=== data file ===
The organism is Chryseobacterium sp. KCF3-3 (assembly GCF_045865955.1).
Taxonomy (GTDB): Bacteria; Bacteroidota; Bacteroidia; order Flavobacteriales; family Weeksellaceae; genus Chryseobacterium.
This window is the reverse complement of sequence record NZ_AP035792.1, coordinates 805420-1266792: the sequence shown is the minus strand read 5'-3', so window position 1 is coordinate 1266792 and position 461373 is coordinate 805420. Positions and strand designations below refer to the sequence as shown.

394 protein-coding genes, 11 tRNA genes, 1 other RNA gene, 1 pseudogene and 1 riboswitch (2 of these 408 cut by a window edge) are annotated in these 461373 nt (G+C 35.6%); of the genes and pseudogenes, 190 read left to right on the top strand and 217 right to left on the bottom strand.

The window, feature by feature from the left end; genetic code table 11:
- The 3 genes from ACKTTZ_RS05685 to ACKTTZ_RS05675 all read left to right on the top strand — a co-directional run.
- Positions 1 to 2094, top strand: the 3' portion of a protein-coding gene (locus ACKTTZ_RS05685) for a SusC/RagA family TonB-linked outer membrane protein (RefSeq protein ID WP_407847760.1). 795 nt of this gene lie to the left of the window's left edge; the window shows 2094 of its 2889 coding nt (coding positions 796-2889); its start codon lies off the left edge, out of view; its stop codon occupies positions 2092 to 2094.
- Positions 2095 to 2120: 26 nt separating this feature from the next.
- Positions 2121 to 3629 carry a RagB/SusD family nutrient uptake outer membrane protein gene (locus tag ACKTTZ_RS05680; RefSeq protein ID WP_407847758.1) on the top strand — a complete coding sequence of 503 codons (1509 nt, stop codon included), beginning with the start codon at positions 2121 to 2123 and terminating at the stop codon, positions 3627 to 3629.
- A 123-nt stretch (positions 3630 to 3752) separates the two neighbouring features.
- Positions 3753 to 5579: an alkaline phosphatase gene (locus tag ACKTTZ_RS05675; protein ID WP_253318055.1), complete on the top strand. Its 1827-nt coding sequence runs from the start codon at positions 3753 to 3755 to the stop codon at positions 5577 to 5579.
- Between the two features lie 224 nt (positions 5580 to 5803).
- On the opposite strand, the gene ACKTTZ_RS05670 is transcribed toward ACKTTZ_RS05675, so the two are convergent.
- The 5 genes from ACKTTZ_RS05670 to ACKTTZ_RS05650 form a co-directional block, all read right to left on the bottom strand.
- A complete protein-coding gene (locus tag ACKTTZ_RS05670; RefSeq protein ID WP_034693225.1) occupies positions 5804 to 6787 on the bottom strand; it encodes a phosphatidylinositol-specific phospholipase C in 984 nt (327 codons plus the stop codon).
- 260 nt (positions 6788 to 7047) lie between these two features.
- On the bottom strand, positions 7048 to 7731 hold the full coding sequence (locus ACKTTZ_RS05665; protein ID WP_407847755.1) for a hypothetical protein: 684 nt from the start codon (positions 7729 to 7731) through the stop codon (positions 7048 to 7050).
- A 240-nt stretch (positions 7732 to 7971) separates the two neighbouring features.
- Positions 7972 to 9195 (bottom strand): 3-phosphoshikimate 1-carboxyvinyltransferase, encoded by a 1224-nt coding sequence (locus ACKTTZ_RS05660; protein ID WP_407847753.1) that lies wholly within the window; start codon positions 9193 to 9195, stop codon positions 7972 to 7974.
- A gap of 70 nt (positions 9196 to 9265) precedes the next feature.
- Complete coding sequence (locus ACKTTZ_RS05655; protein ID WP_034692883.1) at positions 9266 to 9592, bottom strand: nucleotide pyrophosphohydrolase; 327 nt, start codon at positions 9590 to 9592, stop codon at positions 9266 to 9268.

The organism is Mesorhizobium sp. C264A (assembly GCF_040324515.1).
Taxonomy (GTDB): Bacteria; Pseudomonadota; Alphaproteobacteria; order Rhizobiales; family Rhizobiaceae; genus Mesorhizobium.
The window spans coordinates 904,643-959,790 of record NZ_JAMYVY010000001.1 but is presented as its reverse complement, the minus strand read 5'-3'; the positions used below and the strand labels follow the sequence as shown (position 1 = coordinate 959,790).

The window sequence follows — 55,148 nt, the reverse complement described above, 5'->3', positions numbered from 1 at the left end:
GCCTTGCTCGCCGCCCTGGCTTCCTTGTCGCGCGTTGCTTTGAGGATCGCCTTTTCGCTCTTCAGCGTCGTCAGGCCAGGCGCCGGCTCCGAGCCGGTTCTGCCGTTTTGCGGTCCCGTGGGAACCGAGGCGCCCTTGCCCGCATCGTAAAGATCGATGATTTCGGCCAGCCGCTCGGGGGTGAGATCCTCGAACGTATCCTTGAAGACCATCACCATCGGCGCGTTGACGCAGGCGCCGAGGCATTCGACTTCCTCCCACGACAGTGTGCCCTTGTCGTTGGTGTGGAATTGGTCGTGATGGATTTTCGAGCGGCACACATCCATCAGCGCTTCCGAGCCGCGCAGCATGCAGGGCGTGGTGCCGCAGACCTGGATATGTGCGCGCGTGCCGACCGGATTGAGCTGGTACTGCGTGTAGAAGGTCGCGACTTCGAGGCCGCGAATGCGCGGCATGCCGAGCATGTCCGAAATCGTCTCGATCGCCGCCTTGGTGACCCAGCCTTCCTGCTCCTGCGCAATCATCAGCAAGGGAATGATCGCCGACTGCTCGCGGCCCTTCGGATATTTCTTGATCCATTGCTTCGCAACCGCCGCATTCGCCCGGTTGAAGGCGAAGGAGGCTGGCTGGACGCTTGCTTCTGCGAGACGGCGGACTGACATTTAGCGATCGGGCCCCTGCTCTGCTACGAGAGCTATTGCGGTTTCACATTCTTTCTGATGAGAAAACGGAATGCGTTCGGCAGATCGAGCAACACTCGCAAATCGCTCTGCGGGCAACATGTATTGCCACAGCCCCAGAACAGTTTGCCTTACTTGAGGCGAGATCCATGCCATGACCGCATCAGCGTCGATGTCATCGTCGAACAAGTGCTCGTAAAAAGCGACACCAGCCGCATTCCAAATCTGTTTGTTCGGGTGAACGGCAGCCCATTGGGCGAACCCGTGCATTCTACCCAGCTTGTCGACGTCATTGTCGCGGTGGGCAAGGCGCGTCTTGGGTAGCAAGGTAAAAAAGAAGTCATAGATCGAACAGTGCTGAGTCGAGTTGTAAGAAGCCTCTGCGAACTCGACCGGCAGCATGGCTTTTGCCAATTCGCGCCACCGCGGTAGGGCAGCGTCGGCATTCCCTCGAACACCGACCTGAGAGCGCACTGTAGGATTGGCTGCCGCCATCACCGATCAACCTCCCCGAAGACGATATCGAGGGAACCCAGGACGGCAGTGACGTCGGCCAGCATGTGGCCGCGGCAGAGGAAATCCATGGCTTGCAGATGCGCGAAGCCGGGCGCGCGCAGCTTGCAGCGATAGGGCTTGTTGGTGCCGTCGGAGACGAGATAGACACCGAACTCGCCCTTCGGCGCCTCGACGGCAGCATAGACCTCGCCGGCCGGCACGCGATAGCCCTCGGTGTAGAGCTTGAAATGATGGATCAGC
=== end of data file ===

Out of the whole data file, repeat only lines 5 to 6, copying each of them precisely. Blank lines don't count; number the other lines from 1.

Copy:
The window, feature by feature from the left end; genetic code table 11:
- The 3 genes from ACKTTZ_RS05685 to ACKTTZ_RS05675 all read left to right on the top strand — a co-directional run.